Impact of chronic intestinal inflammation on colonic immune responses to secondary challenge with Citrobacter rodentium
SEIDLER W. 1, SURENDER S. 1, GELMEZ E. 1, LEHR K. 3, EBEL J. 4, LINK A. 3, WESTENDORF A. 4, JERON A. 2, FRENTZEL S. 1, BRUDER D. 1
1 Otto-von-Guericke-University Magdeburg, Institute of Medical Microbiology and Hospital Hygiene, Magdeburg, Germany; 2 Helmholtz Centre for Infection Research, Research Group Immune Regulation, Braunschweig, Germany; 3 Otto-von-Guericke University Hospital, Department of Gastroenterology, Hepatology and Infectious Diseases, Magdeburg, Germany; 4 University Hospital Essen, University of Duisburg-Essen, Institute of Medical Microbiology, Essen, Germany
Inflammatory bowel diseases such as Crohn's disease and ulcerative colitis are chronic recurrent diseases of the gastrointestinal tract associated with damage of the intestinal epithelium and symptoms such as abdominal pain and diarrhea. Former characterization of mice with acute and chronic intestinal inflammation and the respective remission phases uncovered marked alterations in immune cell composition, a maladapted cytokine milieu in the colonic lamina propria and epigenetic changes in colonic epithelial cells. However, whether epigenetic modifications in epithelial cells evolve into an exaggerated pro-inflammatory response or immunological exhaustion upon infectious challenge remains unknown.
Here, we aim to characterize the immunological consequences of intestinal maladaptation induced during chronic colitis with respect to the epithelial response to intestinal bacterial infection against the enteric pathogen Citrobacter rodentium (CR).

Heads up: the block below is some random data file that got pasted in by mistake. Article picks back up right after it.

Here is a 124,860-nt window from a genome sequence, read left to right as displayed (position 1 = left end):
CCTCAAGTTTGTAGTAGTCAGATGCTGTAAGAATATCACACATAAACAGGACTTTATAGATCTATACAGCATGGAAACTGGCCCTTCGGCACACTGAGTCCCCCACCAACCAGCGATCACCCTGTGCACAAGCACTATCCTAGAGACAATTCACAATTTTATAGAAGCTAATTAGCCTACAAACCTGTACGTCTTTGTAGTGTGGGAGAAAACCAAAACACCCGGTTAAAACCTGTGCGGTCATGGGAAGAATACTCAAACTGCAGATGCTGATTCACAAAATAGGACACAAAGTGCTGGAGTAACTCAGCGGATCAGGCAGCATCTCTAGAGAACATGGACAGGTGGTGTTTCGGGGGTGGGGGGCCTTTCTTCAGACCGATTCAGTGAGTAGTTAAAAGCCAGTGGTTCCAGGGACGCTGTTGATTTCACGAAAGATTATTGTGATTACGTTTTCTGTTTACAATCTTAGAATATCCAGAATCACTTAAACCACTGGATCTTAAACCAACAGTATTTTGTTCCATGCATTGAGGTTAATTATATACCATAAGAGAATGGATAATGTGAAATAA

We infected mice in the remission phase of chronic DSS colitis (day 39 after colitis induction) and healthy controls with CR. 10 days post infection, FACS analysis was performed to quantify major immune cell subsets in the colonic lamina propria. Furthermore, intestinal microbiota analysis was performed by DNA-sequencing. Currently, we perform ex vivo transcriptional profiling (RNA-seq) of colonic epithelial cells to identify the impact of chronic inflammation on their inflammatory response to the pathogen. Also, cytokine concentrations in blood plasma are currently quantified by cytometric bead array.
So far, we show that the disease severity following CR infection is markedly increased in the remission group compared to controls. The number of colonic B cells decreases during CR infection in both groups. In addition, the CD4+ and CD8+ T-cell populations show alterations between the different infection stages. CR infected mice in the remission phase display marked changes in the intestinal microbiota composition compared to CR infected healthy controls. Thus, we conclude that preceding colonic inflammation sustainably alters intestinal inflammatory response to secondary bacterial infection.